Business Unity South Africa (Busa) President Sipho Pityana chose not to criticise government failures at the organisation’s annual Business Economic Indaba in Sandton on Tuesday. However, he was frank in his call for President Cyril Ramaphosa to back National Treasury and Finance Minister Tito Mboweni’s economic reform proposals.
Addressing 500 captains of industry and government leaders, Pityana said it’s no longer enough for government to acknowledge the economic crisis; urgent action is now required.
Watch: Pityana’s call for action
“Government urgently needs to pronounce far-reaching structural economic reforms that focus on sustainable inclusive growth and a fiscal policy that is aimed at reducing public debt, while simultaneously reducing public spending,” he added.
“We must do all we can to stave off a sovereign rating downgrade.
“A failure to do this will see our economy contract further, more jobs lost and an accelerated flight of skills and investment. This is a path we must avoid at all costs, as with it might come sociopolitical instability,” he warned.
Pityana said South Africa desperately needs an action-oriented blueprint, focusing on key strategic sectors and interventions to revive the economy.
“The Treasury proposals are an important start, but they need unambiguous endorsement from the president and government, and must be finalised urgently.
“We need a single government voice on this, not a debating society reminiscent of the state capture years,” he added.
“The public display of divisions does the country a great disservice.”
Pityana, one of the first vocal critics of Jacob Zuma during his presidency, expressed the full confidence of Busa in Ramaphosa’s leadership. However, he warned that the president and government need to be decisive and agile in dealing with the country’s economic woes.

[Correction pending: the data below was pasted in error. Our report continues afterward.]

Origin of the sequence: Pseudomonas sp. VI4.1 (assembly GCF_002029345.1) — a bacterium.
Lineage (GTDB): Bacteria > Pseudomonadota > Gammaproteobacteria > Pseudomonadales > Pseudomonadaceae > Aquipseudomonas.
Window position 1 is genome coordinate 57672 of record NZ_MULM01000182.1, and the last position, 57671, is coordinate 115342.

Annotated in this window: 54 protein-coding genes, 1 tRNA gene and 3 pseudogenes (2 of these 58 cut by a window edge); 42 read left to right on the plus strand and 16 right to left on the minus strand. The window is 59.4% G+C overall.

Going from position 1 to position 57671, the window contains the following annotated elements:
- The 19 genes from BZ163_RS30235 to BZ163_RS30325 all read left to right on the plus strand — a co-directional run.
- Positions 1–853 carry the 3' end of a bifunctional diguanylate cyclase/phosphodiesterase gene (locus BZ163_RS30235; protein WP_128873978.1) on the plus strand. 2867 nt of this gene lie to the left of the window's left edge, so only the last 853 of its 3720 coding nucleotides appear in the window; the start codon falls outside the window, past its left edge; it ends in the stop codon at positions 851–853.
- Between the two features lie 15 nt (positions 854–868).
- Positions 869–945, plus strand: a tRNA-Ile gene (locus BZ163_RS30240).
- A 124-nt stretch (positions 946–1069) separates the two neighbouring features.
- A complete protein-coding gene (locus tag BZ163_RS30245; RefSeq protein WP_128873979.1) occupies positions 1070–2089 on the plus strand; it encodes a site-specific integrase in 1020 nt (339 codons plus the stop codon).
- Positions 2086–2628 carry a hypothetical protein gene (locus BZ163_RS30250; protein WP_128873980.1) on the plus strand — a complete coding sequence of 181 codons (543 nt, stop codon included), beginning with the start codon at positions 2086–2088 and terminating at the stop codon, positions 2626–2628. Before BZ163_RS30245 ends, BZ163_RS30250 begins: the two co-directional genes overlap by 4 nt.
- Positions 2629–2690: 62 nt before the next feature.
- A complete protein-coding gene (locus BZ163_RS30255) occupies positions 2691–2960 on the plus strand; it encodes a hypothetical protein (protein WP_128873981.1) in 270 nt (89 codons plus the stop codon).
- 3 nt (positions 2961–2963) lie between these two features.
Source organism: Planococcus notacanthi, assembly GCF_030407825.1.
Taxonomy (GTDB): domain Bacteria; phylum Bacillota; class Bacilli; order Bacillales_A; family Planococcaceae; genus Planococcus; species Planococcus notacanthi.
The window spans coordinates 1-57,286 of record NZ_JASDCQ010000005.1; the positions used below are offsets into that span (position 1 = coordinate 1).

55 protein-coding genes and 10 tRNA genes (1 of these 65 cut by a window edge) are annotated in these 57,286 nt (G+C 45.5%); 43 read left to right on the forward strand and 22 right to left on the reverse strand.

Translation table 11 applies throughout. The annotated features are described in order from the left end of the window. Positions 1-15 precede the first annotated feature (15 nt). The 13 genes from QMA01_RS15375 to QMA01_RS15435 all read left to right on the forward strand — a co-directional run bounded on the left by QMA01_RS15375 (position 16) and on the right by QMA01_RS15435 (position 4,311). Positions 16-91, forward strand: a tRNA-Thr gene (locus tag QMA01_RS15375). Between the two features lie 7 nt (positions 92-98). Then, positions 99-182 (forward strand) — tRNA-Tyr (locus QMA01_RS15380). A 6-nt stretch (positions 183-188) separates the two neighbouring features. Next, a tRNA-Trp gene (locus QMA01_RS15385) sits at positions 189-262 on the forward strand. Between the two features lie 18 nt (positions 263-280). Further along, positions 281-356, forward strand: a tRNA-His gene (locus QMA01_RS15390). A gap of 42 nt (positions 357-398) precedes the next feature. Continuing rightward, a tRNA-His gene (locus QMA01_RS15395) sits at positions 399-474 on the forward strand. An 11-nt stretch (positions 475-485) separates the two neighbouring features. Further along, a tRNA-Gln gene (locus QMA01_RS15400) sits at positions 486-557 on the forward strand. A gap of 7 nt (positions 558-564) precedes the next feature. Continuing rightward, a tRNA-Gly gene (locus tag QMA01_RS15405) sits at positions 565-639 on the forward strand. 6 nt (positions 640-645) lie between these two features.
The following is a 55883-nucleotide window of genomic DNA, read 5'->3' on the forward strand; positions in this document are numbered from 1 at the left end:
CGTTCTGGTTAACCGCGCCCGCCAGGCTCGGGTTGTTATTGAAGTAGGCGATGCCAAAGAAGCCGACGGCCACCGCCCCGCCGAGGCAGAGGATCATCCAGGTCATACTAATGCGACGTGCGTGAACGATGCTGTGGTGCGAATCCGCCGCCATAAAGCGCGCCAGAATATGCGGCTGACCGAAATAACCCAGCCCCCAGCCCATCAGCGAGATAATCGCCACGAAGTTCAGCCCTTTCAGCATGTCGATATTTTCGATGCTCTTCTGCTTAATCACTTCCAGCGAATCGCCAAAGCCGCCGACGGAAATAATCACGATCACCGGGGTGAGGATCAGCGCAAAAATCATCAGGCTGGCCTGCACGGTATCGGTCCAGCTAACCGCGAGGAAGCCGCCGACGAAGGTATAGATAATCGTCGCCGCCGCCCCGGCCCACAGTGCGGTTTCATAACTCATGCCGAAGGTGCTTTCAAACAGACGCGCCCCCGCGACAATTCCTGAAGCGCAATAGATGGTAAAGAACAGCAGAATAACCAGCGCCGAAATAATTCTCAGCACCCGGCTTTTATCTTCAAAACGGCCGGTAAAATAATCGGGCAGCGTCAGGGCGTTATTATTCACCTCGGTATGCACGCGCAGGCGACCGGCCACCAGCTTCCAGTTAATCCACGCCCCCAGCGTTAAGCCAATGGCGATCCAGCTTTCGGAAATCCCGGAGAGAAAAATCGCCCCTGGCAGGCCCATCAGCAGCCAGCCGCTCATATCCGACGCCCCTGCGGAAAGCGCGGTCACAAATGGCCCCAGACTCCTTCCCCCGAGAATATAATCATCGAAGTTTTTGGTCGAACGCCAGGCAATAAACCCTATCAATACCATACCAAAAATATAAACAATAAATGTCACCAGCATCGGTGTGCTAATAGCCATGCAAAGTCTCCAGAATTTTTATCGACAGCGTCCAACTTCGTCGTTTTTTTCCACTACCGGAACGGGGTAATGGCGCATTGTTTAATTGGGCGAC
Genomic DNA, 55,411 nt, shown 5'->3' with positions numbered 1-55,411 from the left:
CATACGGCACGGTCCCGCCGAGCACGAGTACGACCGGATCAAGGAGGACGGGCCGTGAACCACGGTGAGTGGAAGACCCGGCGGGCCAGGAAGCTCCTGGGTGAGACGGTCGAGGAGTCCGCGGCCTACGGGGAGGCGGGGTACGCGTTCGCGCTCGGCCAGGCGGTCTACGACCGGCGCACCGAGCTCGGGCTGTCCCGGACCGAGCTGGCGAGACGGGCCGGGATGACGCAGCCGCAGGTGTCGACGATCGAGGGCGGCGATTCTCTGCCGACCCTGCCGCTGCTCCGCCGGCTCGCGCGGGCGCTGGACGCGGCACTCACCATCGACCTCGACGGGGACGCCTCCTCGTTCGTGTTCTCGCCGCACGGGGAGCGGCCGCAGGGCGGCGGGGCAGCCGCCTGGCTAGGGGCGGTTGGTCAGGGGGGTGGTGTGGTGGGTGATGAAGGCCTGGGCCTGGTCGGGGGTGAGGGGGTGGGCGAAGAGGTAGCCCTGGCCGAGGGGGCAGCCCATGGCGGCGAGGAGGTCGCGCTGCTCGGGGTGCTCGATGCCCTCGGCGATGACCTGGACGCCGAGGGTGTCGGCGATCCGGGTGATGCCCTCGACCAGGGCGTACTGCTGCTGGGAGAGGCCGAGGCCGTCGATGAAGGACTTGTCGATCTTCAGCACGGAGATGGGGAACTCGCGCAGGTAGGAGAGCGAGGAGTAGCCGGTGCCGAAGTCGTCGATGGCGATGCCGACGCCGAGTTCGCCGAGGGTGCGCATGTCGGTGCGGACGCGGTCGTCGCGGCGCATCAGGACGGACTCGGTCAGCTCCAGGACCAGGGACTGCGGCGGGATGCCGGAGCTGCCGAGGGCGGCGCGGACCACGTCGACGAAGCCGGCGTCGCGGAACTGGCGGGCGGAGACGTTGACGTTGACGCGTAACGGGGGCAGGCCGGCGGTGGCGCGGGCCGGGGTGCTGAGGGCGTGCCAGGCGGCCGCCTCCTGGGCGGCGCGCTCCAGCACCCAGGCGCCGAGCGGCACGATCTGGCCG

Beware ‘leadership by consensus’
“As business, we welcome President Ramaphosa’s open and inclusive leadership style. We would, however, caution against an overemphasis on leadership by consensus, for this can condemn our nation to move at the pace of the slowest and the most conservative – or worse still, being vetoed by an unaccountable lot,” he said.
He warned that South Africa “is now facing an unprecedented economic crisis” – the longest economic downswing since 1945. He said the country had an average economic growth rate of 1.5% over the last decade, compared with over 4% in other emerging economies. The World Bank has forecast below 1% GDP growth for 2020.
Pityana is however not without optimism: “We are a country that is capable of going back to our winning ways after the disastrously corrosive and damaging state capture years.
“Need we remind ourselves that we once upon a time trebled the size of our economy after 1994?
“We saw economic growth levels that exceeded 5%. We experienced an era that saw the fastest growth of the black middle class, at the same time that we rolled out massive social security programmes that saw us cushion the poor as we gradually brought them into the net of a growing economy.”
The single biggest concern for business according to Pityana? The power supply crisis.
He also raised concerns around the recent resignation of Eskom Chair Jabu Mabuza and moves to transfer responsibility of Eskom out of the Department of Public Enterprises.
“We take no comfort from the recent resignation of the chair of Eskom,” he said. “We need to be informed what happened to the restructuring recommendations made by both the board and the presidential technical task team.”
He also questioned how governance concerns raised by the board with Parliament are going to be addressed.
“We are deeply concerned by suggestions that leadership appointment considerations at this critical stage might be caught up in ANC factional battles that have nothing to do with national interests.
“We must also guard against using a critical matter like the Eskom crisis as a political football, as evidenced by the attack on [Public Enterprises] Minister Pravin Gordhan and the new-found passion in some quarters for moving Eskom out of the Public Enterprises portfolio.”